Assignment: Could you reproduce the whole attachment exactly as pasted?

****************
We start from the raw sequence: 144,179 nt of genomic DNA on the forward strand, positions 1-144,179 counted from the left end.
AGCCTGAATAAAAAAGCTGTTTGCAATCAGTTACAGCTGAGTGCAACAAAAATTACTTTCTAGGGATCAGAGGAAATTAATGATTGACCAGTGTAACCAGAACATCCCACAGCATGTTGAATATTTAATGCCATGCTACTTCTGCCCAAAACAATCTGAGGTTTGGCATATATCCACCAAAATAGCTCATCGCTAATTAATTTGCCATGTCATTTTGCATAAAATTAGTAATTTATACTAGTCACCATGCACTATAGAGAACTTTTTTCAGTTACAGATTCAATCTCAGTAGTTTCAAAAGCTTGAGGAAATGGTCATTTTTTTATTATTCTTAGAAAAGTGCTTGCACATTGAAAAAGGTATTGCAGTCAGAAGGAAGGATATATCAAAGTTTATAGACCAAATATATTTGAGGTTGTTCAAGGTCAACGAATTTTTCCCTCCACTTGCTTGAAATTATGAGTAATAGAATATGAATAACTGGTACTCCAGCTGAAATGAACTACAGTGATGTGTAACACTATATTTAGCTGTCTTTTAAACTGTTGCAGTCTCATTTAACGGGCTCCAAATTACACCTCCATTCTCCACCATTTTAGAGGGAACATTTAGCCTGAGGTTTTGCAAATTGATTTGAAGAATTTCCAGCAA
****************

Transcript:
We start from the raw sequence: 144,179 nt of genomic DNA on the forward strand, positions 1-144,179 counted from the left end.
AGCCTGAATAAAAAAGCTGTTTGCAATCAGTTACAGCTGAGTGCAACAAAAATTACTTTCTAGGGATCAGAGGAAATTAATGATTGACCAGTGTAACCAGAACATCCCACAGCATGTTGAATATTTAATGCCATGCTACTTCTGCCCAAAACAATCTGAGGTTTGGCATATATCCACCAAAATAGCTCATCGCTAATTAATTTGCCATGTCATTTTGCATAAAATTAGTAATTTATACTAGTCACCATGCACTATAGAGAACTTTTTTCAGTTACAGATTCAATCTCAGTAGTTTCAAAAGCTTGAGGAAATGGTCATTTTTTTATTATTCTTAGAAAAGTGCTTGCACATTGAAAAAGGTATTGCAGTCAGAAGGAAGGATATATCAAAGTTTATAGACCAAATATATTTGAGGTTGTTCAAGGTCAACGAATTTTTCCCTCCACTTGCTTGAAATTATGAGTAATAGAATATGAATAACTGGTACTCCAGCTGAAATGAACTACAGTGATGTGTAACACTATATTTAGCTGTCTTTTAAACTGTTGCAGTCTCATTTAACGGGCTCCAAATTACACCTCCATTCTCCACCATTTTAGAGGGAACATTTAGCCTGAGGTTTTGCAAATTGATTTGAAGAATTTCCAGCAA